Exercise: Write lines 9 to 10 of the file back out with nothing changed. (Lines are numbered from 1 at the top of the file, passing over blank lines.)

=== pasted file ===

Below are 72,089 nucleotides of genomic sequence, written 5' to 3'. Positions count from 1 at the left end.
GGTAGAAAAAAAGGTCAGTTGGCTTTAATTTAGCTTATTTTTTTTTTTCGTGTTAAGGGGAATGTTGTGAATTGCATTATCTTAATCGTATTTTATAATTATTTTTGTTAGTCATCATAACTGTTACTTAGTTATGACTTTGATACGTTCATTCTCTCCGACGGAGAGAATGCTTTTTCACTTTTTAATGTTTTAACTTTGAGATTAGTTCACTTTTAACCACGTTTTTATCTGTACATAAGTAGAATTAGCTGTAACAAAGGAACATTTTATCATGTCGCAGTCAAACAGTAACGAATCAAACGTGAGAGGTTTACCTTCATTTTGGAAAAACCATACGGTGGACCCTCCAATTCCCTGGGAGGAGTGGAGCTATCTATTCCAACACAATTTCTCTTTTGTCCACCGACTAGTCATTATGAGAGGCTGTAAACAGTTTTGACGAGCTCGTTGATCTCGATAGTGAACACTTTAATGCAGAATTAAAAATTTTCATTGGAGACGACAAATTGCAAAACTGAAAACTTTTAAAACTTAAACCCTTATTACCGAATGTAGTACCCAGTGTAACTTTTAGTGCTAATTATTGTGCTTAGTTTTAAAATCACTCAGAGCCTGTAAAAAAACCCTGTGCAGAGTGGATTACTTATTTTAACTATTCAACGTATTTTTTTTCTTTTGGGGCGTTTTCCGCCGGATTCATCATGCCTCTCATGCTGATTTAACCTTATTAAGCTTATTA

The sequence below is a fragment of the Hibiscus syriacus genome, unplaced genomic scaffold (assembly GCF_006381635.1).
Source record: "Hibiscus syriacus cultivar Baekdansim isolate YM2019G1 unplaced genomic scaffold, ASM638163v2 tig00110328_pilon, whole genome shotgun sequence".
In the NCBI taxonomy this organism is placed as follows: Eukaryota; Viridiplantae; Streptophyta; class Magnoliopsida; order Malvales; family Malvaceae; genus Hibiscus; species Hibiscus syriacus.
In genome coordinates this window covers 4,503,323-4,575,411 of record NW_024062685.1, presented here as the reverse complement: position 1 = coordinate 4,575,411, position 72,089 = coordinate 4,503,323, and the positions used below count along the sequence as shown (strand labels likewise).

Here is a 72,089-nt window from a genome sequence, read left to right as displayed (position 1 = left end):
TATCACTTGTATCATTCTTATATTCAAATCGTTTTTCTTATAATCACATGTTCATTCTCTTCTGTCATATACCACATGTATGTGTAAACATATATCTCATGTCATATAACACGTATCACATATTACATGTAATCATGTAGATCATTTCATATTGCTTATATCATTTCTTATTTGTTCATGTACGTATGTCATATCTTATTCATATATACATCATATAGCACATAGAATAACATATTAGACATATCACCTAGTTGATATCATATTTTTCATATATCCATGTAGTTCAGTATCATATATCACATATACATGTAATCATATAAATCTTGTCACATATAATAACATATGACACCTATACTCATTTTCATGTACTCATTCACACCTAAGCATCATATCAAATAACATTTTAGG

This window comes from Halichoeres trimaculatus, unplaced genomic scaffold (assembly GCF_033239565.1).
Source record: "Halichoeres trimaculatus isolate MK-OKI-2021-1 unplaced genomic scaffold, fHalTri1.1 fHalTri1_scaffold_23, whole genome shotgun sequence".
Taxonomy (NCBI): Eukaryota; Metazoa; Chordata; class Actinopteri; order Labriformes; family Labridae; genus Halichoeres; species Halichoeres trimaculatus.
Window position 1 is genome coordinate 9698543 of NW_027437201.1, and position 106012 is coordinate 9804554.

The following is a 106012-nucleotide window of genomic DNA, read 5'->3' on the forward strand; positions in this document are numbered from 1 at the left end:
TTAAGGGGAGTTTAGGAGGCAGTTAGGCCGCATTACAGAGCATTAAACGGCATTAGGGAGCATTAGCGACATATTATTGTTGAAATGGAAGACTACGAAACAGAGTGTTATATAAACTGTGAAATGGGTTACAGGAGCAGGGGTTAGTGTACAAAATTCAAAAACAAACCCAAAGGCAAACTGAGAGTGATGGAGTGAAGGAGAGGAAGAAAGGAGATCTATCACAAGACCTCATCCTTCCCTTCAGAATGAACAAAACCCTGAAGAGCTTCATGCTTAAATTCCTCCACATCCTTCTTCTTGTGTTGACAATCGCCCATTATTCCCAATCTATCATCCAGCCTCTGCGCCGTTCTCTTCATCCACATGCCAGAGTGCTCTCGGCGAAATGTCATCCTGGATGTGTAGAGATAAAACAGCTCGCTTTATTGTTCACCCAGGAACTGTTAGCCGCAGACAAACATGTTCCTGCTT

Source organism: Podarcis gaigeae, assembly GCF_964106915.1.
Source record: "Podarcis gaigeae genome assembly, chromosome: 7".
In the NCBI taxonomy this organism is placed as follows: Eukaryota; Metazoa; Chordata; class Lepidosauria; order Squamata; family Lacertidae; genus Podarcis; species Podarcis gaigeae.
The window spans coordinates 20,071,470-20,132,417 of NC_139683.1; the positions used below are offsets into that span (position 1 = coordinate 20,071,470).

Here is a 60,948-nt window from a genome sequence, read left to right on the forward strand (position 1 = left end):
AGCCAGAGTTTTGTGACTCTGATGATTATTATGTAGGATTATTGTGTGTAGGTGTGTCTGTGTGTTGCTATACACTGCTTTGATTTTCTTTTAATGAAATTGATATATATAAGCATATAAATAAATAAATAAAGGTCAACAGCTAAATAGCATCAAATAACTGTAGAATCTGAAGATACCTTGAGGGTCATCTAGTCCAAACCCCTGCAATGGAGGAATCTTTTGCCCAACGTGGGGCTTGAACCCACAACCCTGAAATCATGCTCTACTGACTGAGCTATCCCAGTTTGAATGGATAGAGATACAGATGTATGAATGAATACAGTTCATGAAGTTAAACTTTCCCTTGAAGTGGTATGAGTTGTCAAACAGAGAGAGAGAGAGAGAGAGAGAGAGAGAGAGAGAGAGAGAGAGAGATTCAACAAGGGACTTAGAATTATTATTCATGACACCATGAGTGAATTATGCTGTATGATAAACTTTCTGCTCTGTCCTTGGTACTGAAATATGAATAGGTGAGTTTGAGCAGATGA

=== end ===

This window comes from Halichoeres trimaculatus, unplaced genomic scaffold (assembly GCF_033239565.1).
Source record: "Halichoeres trimaculatus isolate MK-OKI-2021-1 unplaced genomic scaffold, fHalTri1.1 fHalTri1_scaffold_23, whole genome shotgun sequence".